Black lives in the cannabis industry

Let's take a look at how cannabis and black lives intertwine and what needs to change. 

The Black Lives Matter movement is the center of conversations right now with the focus to eradicate racism in all aspects of everyday life.

As people look to educate themselves on racism and economic injustice against people of colour, it’s important to understand and recognise how the black population has been affected by cannabis laws and the cannabis industry.

While cannabis laws have taken a step in the right direction with an increasing number of countries legalising the medicinal use of cannabis, over the last decade, racial disparities upon illegal cannabis possession have still been shown to exist.

And while the legal cannabis (CBD) market has skyrocketed in value, black entrepreneurs, particularly in the US, are losing out.

African lady holding a jar of legal cannabis.

Racial disparity in cannabis arrests

A report published in June 2013 by the American Civil Liberties Union (ACLU) found cannabis use to be roughly equal among blacks and whites, yet blacks were 3.73 times as likely to be arrested for cannabis possession.

A more up to date 2020 analysis by the ACLU concluded: “Black people are 3.64 times more likely than white people to be arrested for marijuana possession, notwithstanding comparable usage rates.”

The authors reported: “In every single state, black people were more likely to be arrested for marijuana possession, and in some states, Black people were up to six, eight, or almost ten times more likely to be arrested.

“In 31 states, racial disparities were actually larger in 2018 than they were in 2010.”

But even in states where cannabis is legal for recreational use, such as Colorado, arrest rates have dropped much faster for white people than other communities.

Another contentious issue is whether someone convicted in a state where cannabis is now legal for recreational use should be released.

America is one of 22 nations that doesn’t guarantee “retroactive ameliorative relief”, which is a term used for relaxing sentences given for offences that are no longer crimes.

And then there’s the issue of coloured people being granted less favourable release options and more expensive bails than white defendants.

A 2011 study of bail in five large US counties found blacks received $7,000 higher bail than whites for violent crimes, $13,000 higher for drug crimes and $10,000 higher for crimes related to public order.

These disparities were calculated after adjusting for the seriousness of the crime, criminal history along with other variables.

How are black entrepreneurs being affected?

Sam Levin brought to light the issue earlier this year in an article for The Guardian.

The LA-based journalist revealed black merchants who were affected by the war on drugs are being denied licenses when it comes to selling cannabis.

For those unfamiliar with the legislation, the war on drugs was enacted by the United States government with the intention to reduce the production, distraction and use of illicit drugs.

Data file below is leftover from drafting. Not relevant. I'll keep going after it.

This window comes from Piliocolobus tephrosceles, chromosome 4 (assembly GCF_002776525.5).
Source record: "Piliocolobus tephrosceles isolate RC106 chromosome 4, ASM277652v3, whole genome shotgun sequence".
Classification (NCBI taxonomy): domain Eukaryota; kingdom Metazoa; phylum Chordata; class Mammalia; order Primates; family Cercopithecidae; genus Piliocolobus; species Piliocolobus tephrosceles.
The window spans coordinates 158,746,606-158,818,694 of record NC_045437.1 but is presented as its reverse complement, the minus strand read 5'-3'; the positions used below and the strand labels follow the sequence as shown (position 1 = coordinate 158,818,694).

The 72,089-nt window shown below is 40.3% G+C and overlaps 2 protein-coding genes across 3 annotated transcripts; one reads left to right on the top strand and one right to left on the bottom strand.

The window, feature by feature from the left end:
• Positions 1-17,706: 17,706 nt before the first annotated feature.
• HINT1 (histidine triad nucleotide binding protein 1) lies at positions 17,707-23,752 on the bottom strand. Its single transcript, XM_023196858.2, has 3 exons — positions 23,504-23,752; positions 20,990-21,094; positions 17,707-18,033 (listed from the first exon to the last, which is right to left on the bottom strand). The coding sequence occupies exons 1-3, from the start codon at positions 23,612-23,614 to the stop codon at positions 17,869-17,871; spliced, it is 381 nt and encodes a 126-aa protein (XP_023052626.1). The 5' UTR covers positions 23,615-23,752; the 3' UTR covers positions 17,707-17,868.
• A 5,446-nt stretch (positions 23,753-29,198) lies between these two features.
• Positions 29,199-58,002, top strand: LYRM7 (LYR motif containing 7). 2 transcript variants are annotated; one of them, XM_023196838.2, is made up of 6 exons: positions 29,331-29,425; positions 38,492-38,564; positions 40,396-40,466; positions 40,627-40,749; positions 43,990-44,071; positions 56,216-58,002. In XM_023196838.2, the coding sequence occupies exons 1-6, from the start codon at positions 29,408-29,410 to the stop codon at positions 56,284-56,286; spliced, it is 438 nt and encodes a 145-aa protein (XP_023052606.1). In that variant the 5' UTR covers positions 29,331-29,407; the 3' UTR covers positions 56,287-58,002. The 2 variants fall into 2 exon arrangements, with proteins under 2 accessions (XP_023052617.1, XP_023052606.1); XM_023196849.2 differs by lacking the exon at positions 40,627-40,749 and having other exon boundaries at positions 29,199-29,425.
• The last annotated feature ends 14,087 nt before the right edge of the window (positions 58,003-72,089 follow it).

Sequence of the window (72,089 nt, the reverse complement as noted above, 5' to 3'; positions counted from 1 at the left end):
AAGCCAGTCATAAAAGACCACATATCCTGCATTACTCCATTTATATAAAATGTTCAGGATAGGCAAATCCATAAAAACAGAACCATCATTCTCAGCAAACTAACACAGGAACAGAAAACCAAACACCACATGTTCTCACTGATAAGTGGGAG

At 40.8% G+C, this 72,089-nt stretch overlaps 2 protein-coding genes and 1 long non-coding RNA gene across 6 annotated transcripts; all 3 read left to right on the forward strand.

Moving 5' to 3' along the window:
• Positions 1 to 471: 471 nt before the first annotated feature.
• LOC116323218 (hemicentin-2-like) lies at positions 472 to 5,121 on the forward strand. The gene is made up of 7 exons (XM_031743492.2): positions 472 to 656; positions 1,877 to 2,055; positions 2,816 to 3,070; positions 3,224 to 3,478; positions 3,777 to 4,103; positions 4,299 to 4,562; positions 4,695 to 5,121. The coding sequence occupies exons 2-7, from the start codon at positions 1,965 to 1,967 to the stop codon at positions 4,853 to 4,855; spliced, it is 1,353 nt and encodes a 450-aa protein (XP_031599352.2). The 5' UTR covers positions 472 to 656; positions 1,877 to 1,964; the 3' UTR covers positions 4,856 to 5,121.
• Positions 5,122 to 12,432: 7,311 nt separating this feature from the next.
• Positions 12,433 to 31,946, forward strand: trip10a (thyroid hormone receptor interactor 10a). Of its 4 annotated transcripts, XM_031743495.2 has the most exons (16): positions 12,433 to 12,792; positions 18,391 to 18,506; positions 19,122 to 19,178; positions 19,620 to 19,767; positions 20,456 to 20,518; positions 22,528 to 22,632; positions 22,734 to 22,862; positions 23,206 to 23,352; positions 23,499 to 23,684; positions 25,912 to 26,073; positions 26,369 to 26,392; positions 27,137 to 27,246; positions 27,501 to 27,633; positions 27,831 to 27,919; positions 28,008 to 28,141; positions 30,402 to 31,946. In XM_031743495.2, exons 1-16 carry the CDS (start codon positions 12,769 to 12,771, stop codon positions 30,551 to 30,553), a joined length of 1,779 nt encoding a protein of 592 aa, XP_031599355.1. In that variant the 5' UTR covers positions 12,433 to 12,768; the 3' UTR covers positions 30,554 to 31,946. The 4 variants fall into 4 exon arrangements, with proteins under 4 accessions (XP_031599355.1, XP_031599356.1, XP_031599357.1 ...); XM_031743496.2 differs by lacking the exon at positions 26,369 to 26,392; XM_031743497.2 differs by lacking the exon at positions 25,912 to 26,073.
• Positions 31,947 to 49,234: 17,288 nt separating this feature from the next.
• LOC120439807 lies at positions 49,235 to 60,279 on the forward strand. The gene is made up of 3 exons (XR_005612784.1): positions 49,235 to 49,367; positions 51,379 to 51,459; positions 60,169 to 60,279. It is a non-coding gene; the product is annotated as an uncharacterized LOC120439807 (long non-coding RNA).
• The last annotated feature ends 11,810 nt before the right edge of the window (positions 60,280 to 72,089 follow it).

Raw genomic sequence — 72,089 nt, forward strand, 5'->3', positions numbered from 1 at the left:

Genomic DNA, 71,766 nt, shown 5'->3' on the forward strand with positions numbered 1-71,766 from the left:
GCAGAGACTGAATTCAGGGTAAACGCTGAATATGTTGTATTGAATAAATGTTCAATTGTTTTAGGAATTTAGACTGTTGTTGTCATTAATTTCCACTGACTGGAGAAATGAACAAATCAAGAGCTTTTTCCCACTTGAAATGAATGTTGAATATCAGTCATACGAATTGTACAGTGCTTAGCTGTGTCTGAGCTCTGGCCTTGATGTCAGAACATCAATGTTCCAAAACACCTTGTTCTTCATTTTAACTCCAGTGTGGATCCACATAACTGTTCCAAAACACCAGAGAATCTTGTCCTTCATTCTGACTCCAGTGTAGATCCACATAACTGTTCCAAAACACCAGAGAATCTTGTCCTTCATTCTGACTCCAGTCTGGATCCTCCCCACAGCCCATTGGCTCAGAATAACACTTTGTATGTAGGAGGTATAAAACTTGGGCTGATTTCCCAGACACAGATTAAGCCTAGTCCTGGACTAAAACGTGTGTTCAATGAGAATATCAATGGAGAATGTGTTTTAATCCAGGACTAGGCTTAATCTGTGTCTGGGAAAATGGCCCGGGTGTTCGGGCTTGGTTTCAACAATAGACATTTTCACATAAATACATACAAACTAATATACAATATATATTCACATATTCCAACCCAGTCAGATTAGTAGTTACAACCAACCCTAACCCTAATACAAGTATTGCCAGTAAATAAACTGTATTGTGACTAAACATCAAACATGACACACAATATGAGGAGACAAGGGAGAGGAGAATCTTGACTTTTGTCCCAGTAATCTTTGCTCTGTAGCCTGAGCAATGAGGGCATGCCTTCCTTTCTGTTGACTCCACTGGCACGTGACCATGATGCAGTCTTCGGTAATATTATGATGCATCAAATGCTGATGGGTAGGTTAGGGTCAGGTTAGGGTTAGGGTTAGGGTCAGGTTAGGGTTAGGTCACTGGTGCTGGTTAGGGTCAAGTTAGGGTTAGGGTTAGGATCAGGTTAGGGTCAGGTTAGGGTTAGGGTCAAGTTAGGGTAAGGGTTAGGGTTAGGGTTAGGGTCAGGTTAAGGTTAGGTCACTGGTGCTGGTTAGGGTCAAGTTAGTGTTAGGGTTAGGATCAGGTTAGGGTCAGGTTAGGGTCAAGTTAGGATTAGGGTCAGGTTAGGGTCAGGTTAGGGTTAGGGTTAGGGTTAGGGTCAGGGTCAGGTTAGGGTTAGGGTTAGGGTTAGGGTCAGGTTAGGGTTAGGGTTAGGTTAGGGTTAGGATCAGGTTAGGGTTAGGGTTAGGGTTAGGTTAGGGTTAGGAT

But the war on drugs led to controversial legislation and policies, including mandatory minimum penalties and stop-and-frisk searches which have been suggested to be carried out disproportionately against minorities.

LA’s social equity program set out to help those affected by cannabis criminalisation.

On its website it states: “The City of Los Angeles is one of the few jurisdictions in the United States attempting to address the impacts of past cannabis policies and their inequities by developing and implementing cannabis policies that seek to center equity in cannabis policy reform.

“The Social Equity Program (SEP) is one tool the City of Los Angeles is using to begin to acknowledge and repair the harm caused by the War on Drugs and the disparate enforcement of cannabis prohibition.

“The goal of the Social Equity Program is, ‘to promote equitable ownership and employment opportunities in the cannabis industry in order to decrease disparities in life outcomes for marginalized communities, and to address the disproportionate impacts of the War on Drugs in those communities’.”

But black entrepreneurs and activists across the Sunshine State said the programme has left aspiring business owners on an indefinite waiting list, “causing potentially irreparable damage to their families’ finances and preventing them from opening marijuana shops they have been planning for years”.

Levin wrote: “Fewer than 20 of the 100 businesses on track to receive a license through the program appear to be black-owned, according to estimates from advocates, who say the community most disproportionately targeted by marijuana arrests is again facing discrimination. And even some of those applicants now face precarious futures.

“Meanwhile, the existing LA industry is thriving – with many white business owners at the helm.”

Just to put into perspective, a report from Prohibition Partners published in January forecasts the UK legal cannabis market to reach £2.31 billion by 2024.

New Frontier Data estimates the market for CBD derived from help will grow from a $390 million-dollar market in 2018 to a $1.3 billion market by 2022.

While there’s still so much to be done to fight the war on drugs and racism, it’s our duty to look back at the history and to understand why these injustices have come about, to be informed on statistics and to do all we can to help bring about change, whether that be donating to memorial or bail funds, signing petitions or supporting the work of people of colour. 


Black lives in the cannabis industry

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